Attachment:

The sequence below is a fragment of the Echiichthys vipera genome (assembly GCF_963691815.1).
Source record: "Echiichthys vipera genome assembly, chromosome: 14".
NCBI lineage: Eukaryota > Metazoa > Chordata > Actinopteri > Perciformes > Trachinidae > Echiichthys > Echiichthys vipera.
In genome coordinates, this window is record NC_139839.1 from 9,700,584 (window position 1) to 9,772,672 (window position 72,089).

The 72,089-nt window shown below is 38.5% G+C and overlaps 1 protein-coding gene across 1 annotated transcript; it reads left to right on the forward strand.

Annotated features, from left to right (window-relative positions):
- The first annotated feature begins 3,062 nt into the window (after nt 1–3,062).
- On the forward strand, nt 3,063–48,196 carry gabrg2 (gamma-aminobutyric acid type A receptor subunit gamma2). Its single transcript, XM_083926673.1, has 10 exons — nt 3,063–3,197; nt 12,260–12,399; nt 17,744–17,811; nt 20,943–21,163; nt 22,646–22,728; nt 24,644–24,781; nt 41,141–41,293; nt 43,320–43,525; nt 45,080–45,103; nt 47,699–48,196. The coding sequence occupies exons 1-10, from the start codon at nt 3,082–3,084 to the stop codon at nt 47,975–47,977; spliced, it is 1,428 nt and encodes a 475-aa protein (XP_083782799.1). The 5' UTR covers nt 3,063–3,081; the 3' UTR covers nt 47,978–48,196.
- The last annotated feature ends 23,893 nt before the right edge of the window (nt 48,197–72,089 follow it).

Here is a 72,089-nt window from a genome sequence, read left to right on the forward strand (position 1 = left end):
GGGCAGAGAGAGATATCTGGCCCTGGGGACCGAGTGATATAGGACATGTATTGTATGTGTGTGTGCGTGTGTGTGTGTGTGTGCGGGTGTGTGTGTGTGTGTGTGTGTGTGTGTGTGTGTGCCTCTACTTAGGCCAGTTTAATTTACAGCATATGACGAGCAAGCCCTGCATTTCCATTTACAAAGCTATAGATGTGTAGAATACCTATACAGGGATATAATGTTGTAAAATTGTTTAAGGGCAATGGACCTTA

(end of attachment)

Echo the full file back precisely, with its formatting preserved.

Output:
The sequence below is a fragment of the Echiichthys vipera genome (assembly GCF_963691815.1).
Source record: "Echiichthys vipera genome assembly, chromosome: 14".
NCBI lineage: Eukaryota > Metazoa > Chordata > Actinopteri > Perciformes > Trachinidae > Echiichthys > Echiichthys vipera.
In genome coordinates, this window is record NC_139839.1 from 9,700,584 (window position 1) to 9,772,672 (window position 72,089).

The 72,089-nt window shown below is 38.5% G+C and overlaps 1 protein-coding gene across 1 annotated transcript; it reads left to right on the forward strand.

Annotated features, from left to right (window-relative positions):
- The first annotated feature begins 3,062 nt into the window (after nt 1–3,062).
- On the forward strand, nt 3,063–48,196 carry gabrg2 (gamma-aminobutyric acid type A receptor subunit gamma2). Its single transcript, XM_083926673.1, has 10 exons — nt 3,063–3,197; nt 12,260–12,399; nt 17,744–17,811; nt 20,943–21,163; nt 22,646–22,728; nt 24,644–24,781; nt 41,141–41,293; nt 43,320–43,525; nt 45,080–45,103; nt 47,699–48,196. The coding sequence occupies exons 1-10, from the start codon at nt 3,082–3,084 to the stop codon at nt 47,975–47,977; spliced, it is 1,428 nt and encodes a 475-aa protein (XP_083782799.1). The 5' UTR covers nt 3,063–3,081; the 3' UTR covers nt 47,978–48,196.
- The last annotated feature ends 23,893 nt before the right edge of the window (nt 48,197–72,089 follow it).

Here is a 72,089-nt window from a genome sequence, read left to right on the forward strand (position 1 = left end):
GGGCAGAGAGAGATATCTGGCCCTGGGGACCGAGTGATATAGGACATGTATTGTATGTGTGTGTGCGTGTGTGTGTGTGTGTGCGGGTGTGTGTGTGTGTGTGTGTGTGTGTGTGTGTGTGCCTCTACTTAGGCCAGTTTAATTTACAGCATATGACGAGCAAGCCCTGCATTTCCATTTACAAAGCTATAGATGTGTAGAATACCTATACAGGGATATAATGTTGTAAAATTGTTTAAGGGCAATGGACCTTA